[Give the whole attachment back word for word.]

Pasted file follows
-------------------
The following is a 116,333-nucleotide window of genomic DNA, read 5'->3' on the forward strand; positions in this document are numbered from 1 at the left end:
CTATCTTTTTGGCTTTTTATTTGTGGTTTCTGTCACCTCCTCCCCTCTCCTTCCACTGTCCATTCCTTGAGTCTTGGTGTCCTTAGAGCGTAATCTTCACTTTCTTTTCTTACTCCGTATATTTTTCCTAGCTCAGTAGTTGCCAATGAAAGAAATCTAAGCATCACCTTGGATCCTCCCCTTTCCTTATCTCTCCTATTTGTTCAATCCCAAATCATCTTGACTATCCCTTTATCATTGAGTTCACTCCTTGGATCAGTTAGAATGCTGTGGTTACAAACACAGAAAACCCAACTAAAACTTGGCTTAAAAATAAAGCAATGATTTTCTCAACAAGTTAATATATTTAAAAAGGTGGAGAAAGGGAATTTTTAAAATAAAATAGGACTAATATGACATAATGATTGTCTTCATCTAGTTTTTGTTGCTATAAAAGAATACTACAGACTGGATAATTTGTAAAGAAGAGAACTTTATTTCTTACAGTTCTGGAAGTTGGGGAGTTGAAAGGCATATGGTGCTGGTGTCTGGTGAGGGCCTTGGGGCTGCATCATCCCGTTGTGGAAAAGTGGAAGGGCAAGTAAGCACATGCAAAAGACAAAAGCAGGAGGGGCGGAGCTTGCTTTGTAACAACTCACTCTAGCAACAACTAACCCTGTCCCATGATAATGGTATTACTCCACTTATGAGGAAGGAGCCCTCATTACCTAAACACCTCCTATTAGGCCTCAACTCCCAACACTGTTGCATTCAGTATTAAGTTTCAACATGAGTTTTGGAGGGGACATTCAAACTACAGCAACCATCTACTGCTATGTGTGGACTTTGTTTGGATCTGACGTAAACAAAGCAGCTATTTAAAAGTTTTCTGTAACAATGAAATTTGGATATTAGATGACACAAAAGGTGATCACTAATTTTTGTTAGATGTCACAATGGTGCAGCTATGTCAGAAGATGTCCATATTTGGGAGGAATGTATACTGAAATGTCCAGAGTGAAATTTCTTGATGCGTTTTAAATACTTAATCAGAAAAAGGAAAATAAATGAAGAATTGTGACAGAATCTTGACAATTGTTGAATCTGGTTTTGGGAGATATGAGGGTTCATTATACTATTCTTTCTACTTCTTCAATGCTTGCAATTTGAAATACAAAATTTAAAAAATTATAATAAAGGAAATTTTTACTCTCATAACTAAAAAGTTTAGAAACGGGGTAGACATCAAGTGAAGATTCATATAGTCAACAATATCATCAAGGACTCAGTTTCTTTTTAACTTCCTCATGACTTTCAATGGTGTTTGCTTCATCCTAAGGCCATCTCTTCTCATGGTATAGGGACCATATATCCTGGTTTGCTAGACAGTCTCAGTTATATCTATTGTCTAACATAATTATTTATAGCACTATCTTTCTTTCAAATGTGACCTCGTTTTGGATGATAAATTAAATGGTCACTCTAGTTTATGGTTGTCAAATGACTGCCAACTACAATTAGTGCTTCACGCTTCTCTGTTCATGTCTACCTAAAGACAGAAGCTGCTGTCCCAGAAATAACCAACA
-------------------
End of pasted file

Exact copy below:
The following is a 116,333-nucleotide window of genomic DNA, read 5'->3' on the forward strand; positions in this document are numbered from 1 at the left end:
CTATCTTTTTGGCTTTTTATTTGTGGTTTCTGTCACCTCCTCCCCTCTCCTTCCACTGTCCATTCCTTGAGTCTTGGTGTCCTTAGAGCGTAATCTTCACTTTCTTTTCTTACTCCGTATATTTTTCCTAGCTCAGTAGTTGCCAATGAAAGAAATCTAAGCATCACCTTGGATCCTCCCCTTTCCTTATCTCTCCTATTTGTTCAATCCCAAATCATCTTGACTATCCCTTTATCATTGAGTTCACTCCTTGGATCAGTTAGAATGCTGTGGTTACAAACACAGAAAACCCAACTAAAACTTGGCTTAAAAATAAAGCAATGATTTTCTCAACAAGTTAATATATTTAAAAAGGTGGAGAAAGGGAATTTTTAAAATAAAATAGGACTAATATGACATAATGATTGTCTTCATCTAGTTTTTGTTGCTATAAAAGAATACTACAGACTGGATAATTTGTAAAGAAGAGAACTTTATTTCTTACAGTTCTGGAAGTTGGGGAGTTGAAAGGCATATGGTGCTGGTGTCTGGTGAGGGCCTTGGGGCTGCATCATCCCGTTGTGGAAAAGTGGAAGGGCAAGTAAGCACATGCAAAAGACAAAAGCAGGAGGGGCGGAGCTTGCTTTGTAACAACTCACTCTAGCAACAACTAACCCTGTCCCATGATAATGGTATTACTCCACTTATGAGGAAGGAGCCCTCATTACCTAAACACCTCCTATTAGGCCTCAACTCCCAACACTGTTGCATTCAGTATTAAGTTTCAACATGAGTTTTGGAGGGGACATTCAAACTACAGCAACCATCTACTGCTATGTGTGGACTTTGTTTGGATCTGACGTAAACAAAGCAGCTATTTAAAAGTTTTCTGTAACAATGAAATTTGGATATTAGATGACACAAAAGGTGATCACTAATTTTTGTTAGATGTCACAATGGTGCAGCTATGTCAGAAGATGTCCATATTTGGGAGGAATGTATACTGAAATGTCCAGAGTGAAATTTCTTGATGCGTTTTAAATACTTAATCAGAAAAAGGAAAATAAATGAAGAATTGTGACAGAATCTTGACAATTGTTGAATCTGGTTTTGGGAGATATGAGGGTTCATTATACTATTCTTTCTACTTCTTCAATGCTTGCAATTTGAAATACAAAATTTAAAAAATTATAATAAAGGAAATTTTTACTCTCATAACTAAAAAGTTTAGAAACGGGGTAGACATCAAGTGAAGATTCATATAGTCAACAATATCATCAAGGACTCAGTTTCTTTTTAACTTCCTCATGACTTTCAATGGTGTTTGCTTCATCCTAAGGCCATCTCTTCTCATGGTATAGGGACCATATATCCTGGTTTGCTAGACAGTCTCAGTTATATCTATTGTCTAACATAATTATTTATAGCACTATCTTTCTTTCAAATGTGACCTCGTTTTGGATGATAAATTAAATGGTCACTCTAGTTTATGGTTGTCAAATGACTGCCAACTACAATTAGTGCTTCACGCTTCTCTGTTCATGTCTACCTAAAGACAGAAGCTGCTGTCCCAGAAATAACCAACA